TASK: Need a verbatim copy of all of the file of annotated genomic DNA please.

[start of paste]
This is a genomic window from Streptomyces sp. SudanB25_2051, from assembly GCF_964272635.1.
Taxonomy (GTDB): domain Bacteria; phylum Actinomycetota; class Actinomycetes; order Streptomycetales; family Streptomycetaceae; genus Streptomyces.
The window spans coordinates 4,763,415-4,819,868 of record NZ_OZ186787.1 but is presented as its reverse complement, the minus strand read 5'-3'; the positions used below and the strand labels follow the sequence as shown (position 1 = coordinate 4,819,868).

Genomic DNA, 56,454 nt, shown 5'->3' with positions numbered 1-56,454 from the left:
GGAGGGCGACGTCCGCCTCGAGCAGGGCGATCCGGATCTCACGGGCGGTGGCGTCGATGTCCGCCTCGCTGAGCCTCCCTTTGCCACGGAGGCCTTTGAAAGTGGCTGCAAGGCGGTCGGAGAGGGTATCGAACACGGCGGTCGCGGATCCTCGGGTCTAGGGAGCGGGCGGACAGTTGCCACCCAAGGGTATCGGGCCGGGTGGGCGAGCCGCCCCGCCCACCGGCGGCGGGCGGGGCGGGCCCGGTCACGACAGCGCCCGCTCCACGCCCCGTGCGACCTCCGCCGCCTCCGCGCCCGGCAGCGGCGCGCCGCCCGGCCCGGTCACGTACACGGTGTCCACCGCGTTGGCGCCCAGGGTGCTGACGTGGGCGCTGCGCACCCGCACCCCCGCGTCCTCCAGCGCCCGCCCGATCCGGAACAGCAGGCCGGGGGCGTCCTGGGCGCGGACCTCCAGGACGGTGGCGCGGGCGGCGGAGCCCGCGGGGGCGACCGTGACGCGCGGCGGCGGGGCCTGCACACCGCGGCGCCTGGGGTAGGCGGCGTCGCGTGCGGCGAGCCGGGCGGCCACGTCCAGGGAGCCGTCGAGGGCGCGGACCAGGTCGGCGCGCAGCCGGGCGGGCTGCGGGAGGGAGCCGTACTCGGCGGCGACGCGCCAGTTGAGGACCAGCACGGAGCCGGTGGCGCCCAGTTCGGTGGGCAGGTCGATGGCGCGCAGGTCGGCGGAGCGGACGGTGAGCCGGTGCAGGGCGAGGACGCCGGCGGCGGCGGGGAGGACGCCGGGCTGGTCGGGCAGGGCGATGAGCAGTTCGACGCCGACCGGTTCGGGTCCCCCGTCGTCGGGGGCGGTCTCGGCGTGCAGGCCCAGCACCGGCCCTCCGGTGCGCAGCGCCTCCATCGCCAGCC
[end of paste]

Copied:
This is a genomic window from Streptomyces sp. SudanB25_2051, from assembly GCF_964272635.1.
Taxonomy (GTDB): domain Bacteria; phylum Actinomycetota; class Actinomycetes; order Streptomycetales; family Streptomycetaceae; genus Streptomyces.
The window spans coordinates 4,763,415-4,819,868 of record NZ_OZ186787.1 but is presented as its reverse complement, the minus strand read 5'-3'; the positions used below and the strand labels follow the sequence as shown (position 1 = coordinate 4,819,868).

Genomic DNA, 56,454 nt, shown 5'->3' with positions numbered 1-56,454 from the left:
GGAGGGCGACGTCCGCCTCGAGCAGGGCGATCCGGATCTCACGGGCGGTGGCGTCGATGTCCGCCTCGCTGAGCCTCCCTTTGCCACGGAGGCCTTTGAAAGTGGCTGCAAGGCGGTCGGAGAGGGTATCGAACACGGCGGTCGCGGATCCTCGGGTCTAGGGAGCGGGCGGACAGTTGCCACCCAAGGGTATCGGGCCGGGTGGGCGAGCCGCCCCGCCCACCGGCGGCGGGCGGGGCGGGCCCGGTCACGACAGCGCCCGCTCCACGCCCCGTGCGACCTCCGCCGCCTCCGCGCCCGGCAGCGGCGCGCCGCCCGGCCCGGTCACGTACACGGTGTCCACCGCGTTGGCGCCCAGGGTGCTGACGTGGGCGCTGCGCACCCGCACCCCCGCGTCCTCCAGCGCCCGCCCGATCCGGAACAGCAGGCCGGGGGCGTCCTGGGCGCGGACCTCCAGGACGGTGGCGCGGGCGGCGGAGCCCGCGGGGGCGACCGTGACGCGCGGCGGCGGGGCCTGCACACCGCGGCGCCTGGGGTAGGCGGCGTCGCGTGCGGCGAGCCGGGCGGCCACGTCCAGGGAGCCGTCGAGGGCGCGGACCAGGTCGGCGCGCAGCCGGGCGGGCTGCGGGAGGGAGCCGTACTCGGCGGCGACGCGCCAGTTGAGGACCAGCACGGAGCCGGTGGCGCCCAGTTCGGTGGGCAGGTCGATGGCGCGCAGGTCGGCGGAGCGGACGGTGAGCCGGTGCAGGGCGAGGACGCCGGCGGCGGCGGGGAGGACGCCGGGCTGGTCGGGCAGGGCGATGAGCAGTTCGACGCCGACCGGTTCGGGTCCCCCGTCGTCGGGGGCGGTCTCGGCGTGCAGGCCCAGCACCGGCCCTCCGGTGCGCAGCGCCTCCATCGCCAGCC